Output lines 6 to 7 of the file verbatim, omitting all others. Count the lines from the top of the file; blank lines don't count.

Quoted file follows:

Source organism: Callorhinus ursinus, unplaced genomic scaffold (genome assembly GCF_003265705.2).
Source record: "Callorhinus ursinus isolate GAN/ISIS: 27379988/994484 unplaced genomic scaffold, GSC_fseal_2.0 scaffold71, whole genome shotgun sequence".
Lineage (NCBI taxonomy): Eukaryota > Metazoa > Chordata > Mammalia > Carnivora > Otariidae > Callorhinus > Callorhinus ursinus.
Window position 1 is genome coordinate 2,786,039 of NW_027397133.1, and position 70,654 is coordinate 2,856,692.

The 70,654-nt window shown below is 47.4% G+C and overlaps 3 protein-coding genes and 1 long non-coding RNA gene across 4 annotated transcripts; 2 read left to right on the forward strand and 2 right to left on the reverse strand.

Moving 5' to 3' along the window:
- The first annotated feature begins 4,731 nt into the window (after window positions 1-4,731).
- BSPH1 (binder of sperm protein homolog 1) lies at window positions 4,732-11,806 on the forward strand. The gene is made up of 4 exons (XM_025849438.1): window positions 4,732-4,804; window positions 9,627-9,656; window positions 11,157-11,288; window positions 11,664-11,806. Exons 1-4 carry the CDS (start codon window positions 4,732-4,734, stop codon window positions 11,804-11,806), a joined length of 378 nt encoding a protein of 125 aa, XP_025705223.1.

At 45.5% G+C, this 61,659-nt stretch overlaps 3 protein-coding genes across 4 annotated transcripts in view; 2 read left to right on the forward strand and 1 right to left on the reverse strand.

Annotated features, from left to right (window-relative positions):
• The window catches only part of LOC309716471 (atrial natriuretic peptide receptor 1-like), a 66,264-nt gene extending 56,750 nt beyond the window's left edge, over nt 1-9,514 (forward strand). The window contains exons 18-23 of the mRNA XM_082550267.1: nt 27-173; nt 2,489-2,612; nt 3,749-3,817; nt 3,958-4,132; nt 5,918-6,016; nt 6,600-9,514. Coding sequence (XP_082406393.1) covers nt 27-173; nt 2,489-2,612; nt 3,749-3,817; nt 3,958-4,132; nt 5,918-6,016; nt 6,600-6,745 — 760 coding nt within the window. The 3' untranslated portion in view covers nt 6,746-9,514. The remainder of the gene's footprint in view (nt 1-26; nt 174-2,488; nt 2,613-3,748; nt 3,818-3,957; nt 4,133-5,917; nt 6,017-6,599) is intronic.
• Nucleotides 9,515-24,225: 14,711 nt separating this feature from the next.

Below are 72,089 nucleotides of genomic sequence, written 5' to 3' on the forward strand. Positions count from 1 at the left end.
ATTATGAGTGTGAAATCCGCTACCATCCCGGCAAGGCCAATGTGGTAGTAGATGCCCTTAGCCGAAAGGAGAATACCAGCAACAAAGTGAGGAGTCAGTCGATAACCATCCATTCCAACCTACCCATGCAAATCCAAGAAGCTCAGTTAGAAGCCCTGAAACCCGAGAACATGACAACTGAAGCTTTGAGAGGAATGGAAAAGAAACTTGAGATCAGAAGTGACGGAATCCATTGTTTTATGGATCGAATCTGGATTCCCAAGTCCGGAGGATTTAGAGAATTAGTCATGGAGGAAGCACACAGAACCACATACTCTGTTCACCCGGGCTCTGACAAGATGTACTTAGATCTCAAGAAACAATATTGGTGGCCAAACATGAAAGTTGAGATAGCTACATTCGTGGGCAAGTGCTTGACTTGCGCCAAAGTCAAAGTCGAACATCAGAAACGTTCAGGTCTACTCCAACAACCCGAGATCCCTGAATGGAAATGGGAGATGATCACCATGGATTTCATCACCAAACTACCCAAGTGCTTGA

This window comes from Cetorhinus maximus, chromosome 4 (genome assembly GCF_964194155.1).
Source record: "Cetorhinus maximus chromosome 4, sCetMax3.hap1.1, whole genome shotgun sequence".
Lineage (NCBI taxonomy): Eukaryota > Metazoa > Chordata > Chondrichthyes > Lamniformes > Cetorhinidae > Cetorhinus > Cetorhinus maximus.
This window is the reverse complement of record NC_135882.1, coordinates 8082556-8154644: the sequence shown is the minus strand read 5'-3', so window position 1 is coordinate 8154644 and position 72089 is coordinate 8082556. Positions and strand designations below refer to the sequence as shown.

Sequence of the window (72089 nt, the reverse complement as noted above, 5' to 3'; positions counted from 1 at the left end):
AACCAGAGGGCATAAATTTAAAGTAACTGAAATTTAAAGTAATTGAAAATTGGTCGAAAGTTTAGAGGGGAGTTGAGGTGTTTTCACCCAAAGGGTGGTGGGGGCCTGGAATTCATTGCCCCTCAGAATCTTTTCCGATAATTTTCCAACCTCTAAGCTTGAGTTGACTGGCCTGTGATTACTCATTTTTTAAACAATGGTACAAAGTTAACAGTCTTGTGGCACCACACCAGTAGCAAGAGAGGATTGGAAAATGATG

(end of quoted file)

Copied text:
Moving 5' to 3' along the window:
- The first annotated feature begins 4,731 nt into the window (after window positions 1-4,731).